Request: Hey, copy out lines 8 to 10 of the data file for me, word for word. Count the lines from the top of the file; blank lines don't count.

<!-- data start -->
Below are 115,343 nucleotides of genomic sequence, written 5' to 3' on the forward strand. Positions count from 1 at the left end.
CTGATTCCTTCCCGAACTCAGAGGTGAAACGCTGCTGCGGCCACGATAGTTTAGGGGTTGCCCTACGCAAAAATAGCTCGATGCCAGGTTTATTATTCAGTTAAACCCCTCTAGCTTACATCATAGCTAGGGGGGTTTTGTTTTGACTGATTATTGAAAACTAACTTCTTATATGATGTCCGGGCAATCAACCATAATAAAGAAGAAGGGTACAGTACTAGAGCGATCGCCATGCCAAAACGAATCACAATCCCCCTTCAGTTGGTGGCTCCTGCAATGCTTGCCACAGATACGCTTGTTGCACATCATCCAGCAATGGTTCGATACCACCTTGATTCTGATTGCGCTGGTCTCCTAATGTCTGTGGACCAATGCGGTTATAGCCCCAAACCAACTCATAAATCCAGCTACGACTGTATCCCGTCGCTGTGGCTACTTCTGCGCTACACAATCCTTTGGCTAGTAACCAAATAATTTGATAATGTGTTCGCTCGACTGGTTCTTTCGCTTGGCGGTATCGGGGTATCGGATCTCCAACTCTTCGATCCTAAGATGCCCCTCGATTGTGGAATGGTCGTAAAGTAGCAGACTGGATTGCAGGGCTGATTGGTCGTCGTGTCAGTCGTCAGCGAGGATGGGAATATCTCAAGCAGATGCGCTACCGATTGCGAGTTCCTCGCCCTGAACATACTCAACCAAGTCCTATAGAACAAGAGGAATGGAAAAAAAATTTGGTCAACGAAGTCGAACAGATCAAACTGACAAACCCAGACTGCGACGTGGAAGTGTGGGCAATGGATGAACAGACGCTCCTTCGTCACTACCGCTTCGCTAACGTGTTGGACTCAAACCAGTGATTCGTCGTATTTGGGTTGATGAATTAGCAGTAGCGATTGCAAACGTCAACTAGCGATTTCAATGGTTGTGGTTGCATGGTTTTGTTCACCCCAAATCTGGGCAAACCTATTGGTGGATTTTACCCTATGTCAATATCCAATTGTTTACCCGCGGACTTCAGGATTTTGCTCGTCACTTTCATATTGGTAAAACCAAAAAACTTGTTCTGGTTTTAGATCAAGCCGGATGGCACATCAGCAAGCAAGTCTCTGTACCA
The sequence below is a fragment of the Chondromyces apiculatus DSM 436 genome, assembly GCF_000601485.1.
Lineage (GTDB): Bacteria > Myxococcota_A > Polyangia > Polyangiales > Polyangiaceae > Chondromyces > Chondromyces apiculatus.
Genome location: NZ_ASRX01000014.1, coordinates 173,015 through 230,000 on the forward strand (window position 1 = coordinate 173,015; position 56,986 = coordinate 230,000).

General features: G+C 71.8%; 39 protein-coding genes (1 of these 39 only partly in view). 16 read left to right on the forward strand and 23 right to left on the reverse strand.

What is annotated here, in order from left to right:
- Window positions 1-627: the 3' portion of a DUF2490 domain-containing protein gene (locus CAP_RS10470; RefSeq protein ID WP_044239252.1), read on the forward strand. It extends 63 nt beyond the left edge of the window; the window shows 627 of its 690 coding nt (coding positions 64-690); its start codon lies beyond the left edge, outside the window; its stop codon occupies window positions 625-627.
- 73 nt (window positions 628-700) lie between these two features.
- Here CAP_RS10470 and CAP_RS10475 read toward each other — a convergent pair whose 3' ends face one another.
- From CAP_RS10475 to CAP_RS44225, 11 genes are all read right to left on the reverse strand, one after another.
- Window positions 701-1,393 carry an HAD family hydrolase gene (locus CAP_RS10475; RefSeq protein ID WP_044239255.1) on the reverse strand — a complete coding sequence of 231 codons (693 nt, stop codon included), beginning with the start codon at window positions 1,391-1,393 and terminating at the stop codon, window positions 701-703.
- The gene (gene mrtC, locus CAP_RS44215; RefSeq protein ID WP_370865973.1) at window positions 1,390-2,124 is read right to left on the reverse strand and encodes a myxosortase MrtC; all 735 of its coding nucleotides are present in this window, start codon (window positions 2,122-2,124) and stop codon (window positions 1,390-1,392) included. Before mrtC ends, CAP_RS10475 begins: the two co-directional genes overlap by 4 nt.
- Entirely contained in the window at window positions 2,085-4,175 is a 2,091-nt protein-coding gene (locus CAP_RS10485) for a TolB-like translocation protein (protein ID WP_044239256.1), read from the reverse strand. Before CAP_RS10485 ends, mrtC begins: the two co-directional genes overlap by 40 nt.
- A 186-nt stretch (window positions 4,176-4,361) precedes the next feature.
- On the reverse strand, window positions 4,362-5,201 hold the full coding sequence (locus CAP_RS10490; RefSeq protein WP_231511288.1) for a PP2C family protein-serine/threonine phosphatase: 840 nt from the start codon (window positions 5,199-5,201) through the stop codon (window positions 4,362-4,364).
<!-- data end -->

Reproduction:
- Window positions 1-627: the 3' portion of a DUF2490 domain-containing protein gene (locus CAP_RS10470; RefSeq protein ID WP_044239252.1), read on the forward strand. It extends 63 nt beyond the left edge of the window; the window shows 627 of its 690 coding nt (coding positions 64-690); its start codon lies beyond the left edge, outside the window; its stop codon occupies window positions 625-627.
- 73 nt (window positions 628-700) lie between these two features.
- Here CAP_RS10470 and CAP_RS10475 read toward each other — a convergent pair whose 3' ends face one another.